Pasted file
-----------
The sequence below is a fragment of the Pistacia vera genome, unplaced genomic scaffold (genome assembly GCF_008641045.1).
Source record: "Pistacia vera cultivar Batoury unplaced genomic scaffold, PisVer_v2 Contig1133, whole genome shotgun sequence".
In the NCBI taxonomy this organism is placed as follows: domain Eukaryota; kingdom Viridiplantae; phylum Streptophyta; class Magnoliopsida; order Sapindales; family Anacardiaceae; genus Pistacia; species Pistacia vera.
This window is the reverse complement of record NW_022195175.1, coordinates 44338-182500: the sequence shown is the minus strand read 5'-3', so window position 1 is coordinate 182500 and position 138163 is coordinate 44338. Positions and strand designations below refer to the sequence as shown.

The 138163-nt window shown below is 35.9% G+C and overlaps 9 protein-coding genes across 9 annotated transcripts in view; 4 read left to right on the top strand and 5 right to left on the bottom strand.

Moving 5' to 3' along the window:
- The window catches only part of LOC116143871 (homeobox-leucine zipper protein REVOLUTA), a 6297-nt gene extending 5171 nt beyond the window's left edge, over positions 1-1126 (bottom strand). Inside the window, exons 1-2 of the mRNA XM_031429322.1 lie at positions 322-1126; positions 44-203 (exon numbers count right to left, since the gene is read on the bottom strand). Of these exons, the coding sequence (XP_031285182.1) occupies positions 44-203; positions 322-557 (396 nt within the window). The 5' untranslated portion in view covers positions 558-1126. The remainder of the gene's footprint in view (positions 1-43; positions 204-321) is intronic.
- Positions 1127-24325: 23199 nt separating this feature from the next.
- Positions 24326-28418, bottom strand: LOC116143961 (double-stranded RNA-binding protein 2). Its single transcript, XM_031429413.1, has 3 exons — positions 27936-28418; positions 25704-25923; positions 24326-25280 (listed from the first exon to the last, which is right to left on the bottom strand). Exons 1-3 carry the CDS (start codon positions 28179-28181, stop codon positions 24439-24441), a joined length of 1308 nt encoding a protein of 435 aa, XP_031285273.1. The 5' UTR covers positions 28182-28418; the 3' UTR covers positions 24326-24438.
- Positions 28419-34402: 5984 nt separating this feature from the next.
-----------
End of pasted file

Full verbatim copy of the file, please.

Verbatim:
The sequence below is a fragment of the Pistacia vera genome, unplaced genomic scaffold (genome assembly GCF_008641045.1).
Source record: "Pistacia vera cultivar Batoury unplaced genomic scaffold, PisVer_v2 Contig1133, whole genome shotgun sequence".
In the NCBI taxonomy this organism is placed as follows: domain Eukaryota; kingdom Viridiplantae; phylum Streptophyta; class Magnoliopsida; order Sapindales; family Anacardiaceae; genus Pistacia; species Pistacia vera.
This window is the reverse complement of record NW_022195175.1, coordinates 44338-182500: the sequence shown is the minus strand read 5'-3', so window position 1 is coordinate 182500 and position 138163 is coordinate 44338. Positions and strand designations below refer to the sequence as shown.

The 138163-nt window shown below is 35.9% G+C and overlaps 9 protein-coding genes across 9 annotated transcripts in view; 4 read left to right on the top strand and 5 right to left on the bottom strand.

Moving 5' to 3' along the window:
- The window catches only part of LOC116143871 (homeobox-leucine zipper protein REVOLUTA), a 6297-nt gene extending 5171 nt beyond the window's left edge, over positions 1-1126 (bottom strand). Inside the window, exons 1-2 of the mRNA XM_031429322.1 lie at positions 322-1126; positions 44-203 (exon numbers count right to left, since the gene is read on the bottom strand). Of these exons, the coding sequence (XP_031285182.1) occupies positions 44-203; positions 322-557 (396 nt within the window). The 5' untranslated portion in view covers positions 558-1126. The remainder of the gene's footprint in view (positions 1-43; positions 204-321) is intronic.
- Positions 1127-24325: 23199 nt separating this feature from the next.
- Positions 24326-28418, bottom strand: LOC116143961 (double-stranded RNA-binding protein 2). Its single transcript, XM_031429413.1, has 3 exons — positions 27936-28418; positions 25704-25923; positions 24326-25280 (listed from the first exon to the last, which is right to left on the bottom strand). Exons 1-3 carry the CDS (start codon positions 28179-28181, stop codon positions 24439-24441), a joined length of 1308 nt encoding a protein of 435 aa, XP_031285273.1. The 5' UTR covers positions 28182-28418; the 3' UTR covers positions 24326-24438.
- Positions 28419-34402: 5984 nt separating this feature from the next.